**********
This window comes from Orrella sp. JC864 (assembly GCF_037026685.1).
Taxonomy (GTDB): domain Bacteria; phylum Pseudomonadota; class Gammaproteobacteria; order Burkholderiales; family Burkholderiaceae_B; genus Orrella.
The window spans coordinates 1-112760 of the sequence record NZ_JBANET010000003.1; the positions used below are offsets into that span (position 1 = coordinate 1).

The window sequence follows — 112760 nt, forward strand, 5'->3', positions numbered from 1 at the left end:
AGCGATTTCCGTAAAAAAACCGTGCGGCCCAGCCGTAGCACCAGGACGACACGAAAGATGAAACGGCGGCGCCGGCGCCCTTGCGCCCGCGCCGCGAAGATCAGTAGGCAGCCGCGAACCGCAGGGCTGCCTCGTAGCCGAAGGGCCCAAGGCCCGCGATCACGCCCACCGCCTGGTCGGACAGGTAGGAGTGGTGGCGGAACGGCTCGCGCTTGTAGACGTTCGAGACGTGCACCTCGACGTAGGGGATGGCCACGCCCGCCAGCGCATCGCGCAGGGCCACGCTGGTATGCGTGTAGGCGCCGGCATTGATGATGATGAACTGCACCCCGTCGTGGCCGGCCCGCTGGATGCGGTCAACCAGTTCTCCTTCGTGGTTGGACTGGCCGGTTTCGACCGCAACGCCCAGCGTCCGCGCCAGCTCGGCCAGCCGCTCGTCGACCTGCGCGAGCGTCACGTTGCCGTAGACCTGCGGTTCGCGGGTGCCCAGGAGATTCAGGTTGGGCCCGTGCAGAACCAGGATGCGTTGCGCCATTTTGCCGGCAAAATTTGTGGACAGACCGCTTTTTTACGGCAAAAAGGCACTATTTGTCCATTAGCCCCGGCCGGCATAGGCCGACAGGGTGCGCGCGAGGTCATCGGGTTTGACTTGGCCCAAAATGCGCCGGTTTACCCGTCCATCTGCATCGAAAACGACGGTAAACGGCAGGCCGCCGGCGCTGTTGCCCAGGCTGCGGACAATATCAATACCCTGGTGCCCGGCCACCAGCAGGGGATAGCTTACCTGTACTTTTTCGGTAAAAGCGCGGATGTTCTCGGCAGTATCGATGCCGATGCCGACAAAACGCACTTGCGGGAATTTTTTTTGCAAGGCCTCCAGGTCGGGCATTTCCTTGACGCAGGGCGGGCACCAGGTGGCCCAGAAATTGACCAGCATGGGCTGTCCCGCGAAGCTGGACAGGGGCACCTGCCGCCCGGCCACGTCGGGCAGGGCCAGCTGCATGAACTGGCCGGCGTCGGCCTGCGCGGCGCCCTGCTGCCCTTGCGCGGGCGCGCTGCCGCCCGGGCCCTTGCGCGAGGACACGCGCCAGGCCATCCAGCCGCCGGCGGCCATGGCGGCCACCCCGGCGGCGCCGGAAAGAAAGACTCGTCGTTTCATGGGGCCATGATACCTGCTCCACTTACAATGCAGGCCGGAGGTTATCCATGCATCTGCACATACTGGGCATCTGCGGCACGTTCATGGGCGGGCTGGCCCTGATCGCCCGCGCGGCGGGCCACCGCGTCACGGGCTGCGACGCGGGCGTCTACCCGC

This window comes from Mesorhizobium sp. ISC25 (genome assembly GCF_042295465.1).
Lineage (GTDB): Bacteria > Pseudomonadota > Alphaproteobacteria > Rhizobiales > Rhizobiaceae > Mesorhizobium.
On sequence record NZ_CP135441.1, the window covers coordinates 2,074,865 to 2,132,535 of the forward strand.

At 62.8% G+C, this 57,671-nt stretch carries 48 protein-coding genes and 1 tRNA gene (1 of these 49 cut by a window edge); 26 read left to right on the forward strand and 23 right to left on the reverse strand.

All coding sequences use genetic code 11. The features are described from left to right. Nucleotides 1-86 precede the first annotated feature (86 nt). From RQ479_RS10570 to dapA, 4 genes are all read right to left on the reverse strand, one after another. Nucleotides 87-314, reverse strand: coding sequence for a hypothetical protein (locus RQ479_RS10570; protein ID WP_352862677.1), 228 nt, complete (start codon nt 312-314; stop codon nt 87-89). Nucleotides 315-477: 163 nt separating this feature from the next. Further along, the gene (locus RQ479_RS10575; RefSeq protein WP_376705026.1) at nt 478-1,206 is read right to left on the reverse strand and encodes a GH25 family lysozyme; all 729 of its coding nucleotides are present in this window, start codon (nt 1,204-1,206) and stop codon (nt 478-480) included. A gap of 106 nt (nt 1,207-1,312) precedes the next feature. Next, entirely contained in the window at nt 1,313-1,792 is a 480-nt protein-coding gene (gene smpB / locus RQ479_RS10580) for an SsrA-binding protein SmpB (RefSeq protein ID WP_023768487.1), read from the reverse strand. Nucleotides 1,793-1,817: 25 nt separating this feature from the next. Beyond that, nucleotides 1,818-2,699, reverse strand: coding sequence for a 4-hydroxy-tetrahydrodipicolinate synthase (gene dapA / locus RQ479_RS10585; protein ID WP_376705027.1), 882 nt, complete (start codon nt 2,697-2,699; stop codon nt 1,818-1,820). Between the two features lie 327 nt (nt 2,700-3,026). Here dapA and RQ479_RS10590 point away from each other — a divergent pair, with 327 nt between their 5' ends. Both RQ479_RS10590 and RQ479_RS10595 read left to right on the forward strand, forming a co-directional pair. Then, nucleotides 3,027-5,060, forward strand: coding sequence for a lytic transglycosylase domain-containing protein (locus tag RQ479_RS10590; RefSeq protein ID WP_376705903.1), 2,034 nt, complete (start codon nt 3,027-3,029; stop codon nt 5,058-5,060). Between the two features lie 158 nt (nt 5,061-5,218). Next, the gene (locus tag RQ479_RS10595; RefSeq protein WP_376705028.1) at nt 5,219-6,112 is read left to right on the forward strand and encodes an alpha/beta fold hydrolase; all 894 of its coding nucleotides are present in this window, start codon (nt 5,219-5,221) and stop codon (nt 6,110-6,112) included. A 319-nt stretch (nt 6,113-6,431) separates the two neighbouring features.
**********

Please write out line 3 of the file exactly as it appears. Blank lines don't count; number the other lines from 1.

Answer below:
The window spans coordinates 1-112760 of the sequence record NZ_JBANET010000003.1; the positions used below are offsets into that span (position 1 = coordinate 1).